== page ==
Nay, I pray, be more miserable to me, and I will give you forty
shillings, when I have it.

By the mass, the knave hath a pretty cottage:
I'll see, and I can get that. [_Aside_.] Sirrah,
You have an old cottage; if you will make
Me that over by deed of gift, I am content
To draw my action.

My house? why, 'tis my goods,
My wife, my land, my horse, my ass, or anything
That is his. No, you caterpillar, I will never make
Away my house; I will die first.

But tell me, sir,
How much would you have of them for their trespass?

Marry, forty[305] shillings, and yet I befriend them.
Why, sir, I hope you will not pay it for them?

But I will. Sirrah, bailiff, I will answer
The poor men's debts, and come home to me for thy fee
Anon. Go, old men; get you home, and praise God.

Marry, Jesus bless you. Neighbour, how many such
Good knights have you now-a-days?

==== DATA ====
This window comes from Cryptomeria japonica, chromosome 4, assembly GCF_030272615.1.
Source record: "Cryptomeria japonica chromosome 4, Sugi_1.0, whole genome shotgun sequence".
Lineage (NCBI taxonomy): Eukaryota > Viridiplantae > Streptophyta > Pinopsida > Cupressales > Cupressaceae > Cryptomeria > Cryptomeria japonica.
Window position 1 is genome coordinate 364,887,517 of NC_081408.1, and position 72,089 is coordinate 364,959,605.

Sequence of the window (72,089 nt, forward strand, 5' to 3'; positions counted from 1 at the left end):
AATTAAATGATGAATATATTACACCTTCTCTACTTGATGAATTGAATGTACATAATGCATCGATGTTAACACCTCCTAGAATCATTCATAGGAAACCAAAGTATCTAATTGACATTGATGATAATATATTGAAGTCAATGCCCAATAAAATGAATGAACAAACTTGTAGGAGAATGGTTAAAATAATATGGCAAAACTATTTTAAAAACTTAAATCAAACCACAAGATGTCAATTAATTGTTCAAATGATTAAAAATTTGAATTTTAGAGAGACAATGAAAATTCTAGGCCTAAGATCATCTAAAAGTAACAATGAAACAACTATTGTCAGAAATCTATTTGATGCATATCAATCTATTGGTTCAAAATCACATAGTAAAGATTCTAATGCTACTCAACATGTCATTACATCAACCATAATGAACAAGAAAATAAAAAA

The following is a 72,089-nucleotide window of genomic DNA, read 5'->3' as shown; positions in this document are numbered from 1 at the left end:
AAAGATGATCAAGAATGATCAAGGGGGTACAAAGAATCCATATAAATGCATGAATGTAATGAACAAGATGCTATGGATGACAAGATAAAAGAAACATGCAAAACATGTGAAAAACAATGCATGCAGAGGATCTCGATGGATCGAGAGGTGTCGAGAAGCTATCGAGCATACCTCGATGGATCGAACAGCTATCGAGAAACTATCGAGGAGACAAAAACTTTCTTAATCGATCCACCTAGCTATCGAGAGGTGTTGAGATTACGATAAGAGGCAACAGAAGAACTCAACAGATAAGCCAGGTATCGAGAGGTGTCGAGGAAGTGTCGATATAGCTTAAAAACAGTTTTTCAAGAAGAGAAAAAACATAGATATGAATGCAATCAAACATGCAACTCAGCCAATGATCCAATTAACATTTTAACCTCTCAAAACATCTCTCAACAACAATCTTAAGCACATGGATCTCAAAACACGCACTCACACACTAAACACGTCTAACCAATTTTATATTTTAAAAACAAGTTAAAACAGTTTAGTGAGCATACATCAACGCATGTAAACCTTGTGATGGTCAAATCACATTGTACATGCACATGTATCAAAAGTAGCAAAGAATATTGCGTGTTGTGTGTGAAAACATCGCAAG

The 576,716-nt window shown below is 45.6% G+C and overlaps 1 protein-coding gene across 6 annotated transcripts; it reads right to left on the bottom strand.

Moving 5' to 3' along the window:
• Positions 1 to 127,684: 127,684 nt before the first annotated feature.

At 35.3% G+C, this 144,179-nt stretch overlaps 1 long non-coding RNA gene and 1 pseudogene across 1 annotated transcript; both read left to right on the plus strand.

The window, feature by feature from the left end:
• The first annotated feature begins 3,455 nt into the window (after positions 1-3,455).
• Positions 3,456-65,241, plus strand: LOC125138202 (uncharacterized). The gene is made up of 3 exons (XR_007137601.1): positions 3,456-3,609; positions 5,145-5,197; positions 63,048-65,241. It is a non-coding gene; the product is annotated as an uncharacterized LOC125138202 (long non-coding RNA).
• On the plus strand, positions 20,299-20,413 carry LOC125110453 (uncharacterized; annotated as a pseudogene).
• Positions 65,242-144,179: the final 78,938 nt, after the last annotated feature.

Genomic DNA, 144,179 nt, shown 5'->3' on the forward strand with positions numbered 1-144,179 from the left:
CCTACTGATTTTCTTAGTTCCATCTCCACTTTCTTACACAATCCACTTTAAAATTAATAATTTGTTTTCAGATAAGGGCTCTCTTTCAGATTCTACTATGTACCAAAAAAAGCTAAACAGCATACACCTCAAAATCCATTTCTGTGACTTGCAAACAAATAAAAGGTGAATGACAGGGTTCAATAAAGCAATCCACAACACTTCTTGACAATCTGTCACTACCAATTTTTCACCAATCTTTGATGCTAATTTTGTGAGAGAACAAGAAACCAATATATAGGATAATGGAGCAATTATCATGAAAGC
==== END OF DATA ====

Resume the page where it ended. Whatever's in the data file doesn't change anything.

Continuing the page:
Too few, neighbour; the more is the pity.
But come, lets away. [_Exeunt_.

But who comes here?

_Enter_ PERIN _and_ HONESTY.

God save you, gentlemen. The king greets you, and at this time
Having some occasion to use money, hath sent to know
What you that be knights and squires will lend his grace;
And you, Master Farmer: be brief, sir[s,] for I cannot stay.

Sir, though housekeeping be some hind'rance
to my willing mind, by reason that it robs me of
that, which should bewray my loving mind both
to my prince and country--money I mean, which
at this time I stand in some want of--yet of that
small store that I have, [I] am willing to impart the
lending of the king twenty pound; and more, I
assure you, I am not able.

Very well; and what say you, Master Squire?